The preferred Weight ratio in the compositions of the invention of the water-soluble lignosulfonate to the watersoluble chromate or dichromate salt is 2:3 to 6:1. The preferred ratio of the water-soluble naphthalene sulfonate to the water-soluble chromate or dichromate salt is about 2:3 to 6:1.

The corrosion inhibitors of the water treating compositions of the invention are water-soluble chromate or water-soluble dichromate salts, the most economical of which are sodium chromate and sodium dichromate. Potassium chromate, ammonium chromatc, potassium dichromate, or ammonium dichromate may also be used, though they are ordinarily more expensive than the corresponding sodium salts. The chromate salts are active as corrosion inhibitors with regard to ferrous metals.

The following examples constitute some of the preferred embodiments of the compositions of the invention and the practice of the invention in the treatment of water.

Example I Components: Percent by weight Polymethylene-bis-naphthalene sodium sulfonate 37.0

Citric acid 14.8

Mercaptobenzothiazole 3.6

Sodium dichromate dihydrate 11.7

Soda ash 32.9

The foregoing water treating composition was formulated as a pulverant mixture. This mixture was tested in a standard heat transfer test unit at a concentration in the cooling water of 20.3 ppm. of polymethylene-bisnaphthalene sodium sulfonate, 8.2 ppm. citric acid, 2.0 ppm. mercaptobenzothiazole, 5 p.p.rn., expressed as Eli-Of, of sodium dichromate, and 18.1 ppm. soda ash. The test was conducted over a 14 day period by circulating the water containing alumina fioc through admiralty heat transfer tubes. At the end of this period the admiralty tubes were clean and bright.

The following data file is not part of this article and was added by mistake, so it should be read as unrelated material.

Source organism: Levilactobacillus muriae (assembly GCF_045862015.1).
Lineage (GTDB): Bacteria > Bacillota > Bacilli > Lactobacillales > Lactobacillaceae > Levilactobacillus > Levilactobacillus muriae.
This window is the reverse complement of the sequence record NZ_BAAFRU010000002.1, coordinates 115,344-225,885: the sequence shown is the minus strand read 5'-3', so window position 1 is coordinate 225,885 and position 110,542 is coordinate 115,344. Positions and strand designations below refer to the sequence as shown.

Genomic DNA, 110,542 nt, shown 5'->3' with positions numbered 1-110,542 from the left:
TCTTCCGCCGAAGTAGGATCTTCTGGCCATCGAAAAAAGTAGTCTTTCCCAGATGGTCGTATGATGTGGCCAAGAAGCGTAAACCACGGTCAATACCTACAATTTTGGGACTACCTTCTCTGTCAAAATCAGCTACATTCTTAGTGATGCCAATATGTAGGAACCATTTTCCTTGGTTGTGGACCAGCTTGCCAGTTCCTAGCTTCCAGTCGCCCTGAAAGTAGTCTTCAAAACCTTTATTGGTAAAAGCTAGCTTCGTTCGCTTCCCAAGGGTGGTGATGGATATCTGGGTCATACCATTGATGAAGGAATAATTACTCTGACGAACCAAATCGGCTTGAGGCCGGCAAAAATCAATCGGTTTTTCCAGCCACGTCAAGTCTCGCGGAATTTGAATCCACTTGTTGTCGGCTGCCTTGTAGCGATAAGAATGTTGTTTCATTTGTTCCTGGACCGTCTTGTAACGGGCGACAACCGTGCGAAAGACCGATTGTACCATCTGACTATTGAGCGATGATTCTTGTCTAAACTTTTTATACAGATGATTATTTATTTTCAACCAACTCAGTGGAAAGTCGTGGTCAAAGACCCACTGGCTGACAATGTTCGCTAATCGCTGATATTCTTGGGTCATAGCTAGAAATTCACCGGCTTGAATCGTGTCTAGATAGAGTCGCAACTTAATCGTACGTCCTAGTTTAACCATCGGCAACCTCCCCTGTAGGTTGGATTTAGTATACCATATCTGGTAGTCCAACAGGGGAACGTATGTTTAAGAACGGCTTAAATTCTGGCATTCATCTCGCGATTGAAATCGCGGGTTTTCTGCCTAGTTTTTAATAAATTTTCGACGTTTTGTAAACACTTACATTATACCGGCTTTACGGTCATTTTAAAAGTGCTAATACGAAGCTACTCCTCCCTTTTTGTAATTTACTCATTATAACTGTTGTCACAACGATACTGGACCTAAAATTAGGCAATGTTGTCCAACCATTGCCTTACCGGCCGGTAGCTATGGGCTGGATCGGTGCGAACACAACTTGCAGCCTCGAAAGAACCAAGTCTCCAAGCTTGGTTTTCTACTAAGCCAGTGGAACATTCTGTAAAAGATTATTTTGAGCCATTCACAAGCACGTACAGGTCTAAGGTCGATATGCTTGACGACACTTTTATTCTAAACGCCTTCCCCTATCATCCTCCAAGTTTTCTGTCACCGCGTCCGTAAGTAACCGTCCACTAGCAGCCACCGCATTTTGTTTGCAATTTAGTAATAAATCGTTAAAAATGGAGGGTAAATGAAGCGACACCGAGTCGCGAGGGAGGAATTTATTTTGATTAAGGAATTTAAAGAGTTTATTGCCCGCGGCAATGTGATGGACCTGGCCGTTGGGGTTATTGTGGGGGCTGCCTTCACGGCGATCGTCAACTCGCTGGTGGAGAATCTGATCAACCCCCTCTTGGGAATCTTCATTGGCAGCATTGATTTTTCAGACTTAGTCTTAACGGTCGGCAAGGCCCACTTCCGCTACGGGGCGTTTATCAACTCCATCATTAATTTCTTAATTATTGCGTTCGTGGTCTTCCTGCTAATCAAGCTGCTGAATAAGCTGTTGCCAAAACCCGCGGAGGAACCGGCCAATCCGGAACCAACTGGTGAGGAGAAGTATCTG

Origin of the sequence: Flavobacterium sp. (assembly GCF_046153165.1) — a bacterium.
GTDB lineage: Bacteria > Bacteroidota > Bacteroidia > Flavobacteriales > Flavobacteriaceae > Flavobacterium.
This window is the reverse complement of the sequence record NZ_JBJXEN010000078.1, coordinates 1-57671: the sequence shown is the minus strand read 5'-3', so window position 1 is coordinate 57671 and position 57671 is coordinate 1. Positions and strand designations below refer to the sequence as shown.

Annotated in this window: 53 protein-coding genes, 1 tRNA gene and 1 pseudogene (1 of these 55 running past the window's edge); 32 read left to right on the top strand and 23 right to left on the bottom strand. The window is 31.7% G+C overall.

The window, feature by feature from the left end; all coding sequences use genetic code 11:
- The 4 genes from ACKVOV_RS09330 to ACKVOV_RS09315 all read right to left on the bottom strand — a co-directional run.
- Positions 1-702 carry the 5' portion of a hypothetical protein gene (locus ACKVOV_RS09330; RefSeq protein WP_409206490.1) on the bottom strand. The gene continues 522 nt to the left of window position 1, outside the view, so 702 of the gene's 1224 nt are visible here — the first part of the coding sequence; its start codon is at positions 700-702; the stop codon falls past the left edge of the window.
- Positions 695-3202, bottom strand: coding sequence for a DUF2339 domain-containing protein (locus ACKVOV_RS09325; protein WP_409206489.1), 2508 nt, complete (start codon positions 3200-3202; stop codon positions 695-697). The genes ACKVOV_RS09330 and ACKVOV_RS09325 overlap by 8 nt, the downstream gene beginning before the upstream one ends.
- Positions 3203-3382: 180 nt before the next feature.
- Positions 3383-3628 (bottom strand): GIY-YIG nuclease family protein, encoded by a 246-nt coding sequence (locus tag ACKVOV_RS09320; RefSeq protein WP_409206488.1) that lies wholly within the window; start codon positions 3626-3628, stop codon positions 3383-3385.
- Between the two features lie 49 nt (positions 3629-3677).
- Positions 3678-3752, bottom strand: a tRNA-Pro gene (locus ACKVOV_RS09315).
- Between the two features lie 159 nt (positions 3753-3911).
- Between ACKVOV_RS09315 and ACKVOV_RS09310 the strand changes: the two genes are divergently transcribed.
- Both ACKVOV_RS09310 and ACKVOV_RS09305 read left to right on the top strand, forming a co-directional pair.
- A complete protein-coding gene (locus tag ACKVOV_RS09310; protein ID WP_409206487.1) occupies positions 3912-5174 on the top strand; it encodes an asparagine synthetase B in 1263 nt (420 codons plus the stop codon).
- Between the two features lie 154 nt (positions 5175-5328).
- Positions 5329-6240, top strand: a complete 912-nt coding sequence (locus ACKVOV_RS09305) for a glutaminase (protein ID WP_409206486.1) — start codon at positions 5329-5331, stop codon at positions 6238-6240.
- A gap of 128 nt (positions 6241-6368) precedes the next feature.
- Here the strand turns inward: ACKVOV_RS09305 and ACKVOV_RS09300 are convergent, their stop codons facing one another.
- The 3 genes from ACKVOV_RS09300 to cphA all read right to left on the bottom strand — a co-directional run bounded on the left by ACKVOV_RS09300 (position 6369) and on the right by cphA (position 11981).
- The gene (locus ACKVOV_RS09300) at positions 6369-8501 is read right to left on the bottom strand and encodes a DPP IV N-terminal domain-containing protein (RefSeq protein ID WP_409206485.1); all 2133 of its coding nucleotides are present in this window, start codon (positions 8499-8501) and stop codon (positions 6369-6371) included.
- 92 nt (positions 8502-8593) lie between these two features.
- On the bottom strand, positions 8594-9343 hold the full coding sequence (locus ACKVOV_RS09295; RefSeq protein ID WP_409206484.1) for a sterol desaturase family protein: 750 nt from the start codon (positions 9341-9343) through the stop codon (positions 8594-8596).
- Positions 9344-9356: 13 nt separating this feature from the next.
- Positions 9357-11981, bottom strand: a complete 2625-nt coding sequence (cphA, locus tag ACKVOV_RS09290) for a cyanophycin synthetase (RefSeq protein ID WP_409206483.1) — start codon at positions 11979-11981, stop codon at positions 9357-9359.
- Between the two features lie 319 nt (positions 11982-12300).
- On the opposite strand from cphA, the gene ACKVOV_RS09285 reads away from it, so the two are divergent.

Because of the powerful chelating properties of the itrate ion for copper in the admiralty tubes, mercaptobenzothiazole was utilized to prevent attack on the admiralty tubes.

Example 11 Components: Percent by weight Partially oxidized sodium lignosulfonate with most Wood sugars removed by oxidation 52.6 Sodium citrate 13.2

Mercaptobenzothiazole 2.6 Sodium dichromate dihydrate 11.9 Soda ash 19.7

A lightly wetted mixture of the foregoing components was pressed and shaped into water treating balls. These balls gave excellent results inhibiting corrosion and preventing the deposit of alumina H00 in a cooling water in a standard heat transfer test unit where the concentration of the components in the water was 40.0 ppm. lignosulfonate, 1 0.0 ppm. sodium citrate, 2.0 ppm. mercaptobenzothiazole, 7.0 p.p.rn., expressedas CrO of sodium dichromate, and 15.0 p.p.m. of soda ash.

Examlple III A water treating composition was made with a pulverant mixture of the following components.

Components: Percent by weight Alkaline calcium lignosulfonate with reducing sugars oxidized to sugar acids 54.7 Mercaptobenzothiazole 3.7 Sodium dichromate dihydrate 23.4 Soda ash 18.2

Example IV Water treating balls were made from a composition containing the following components.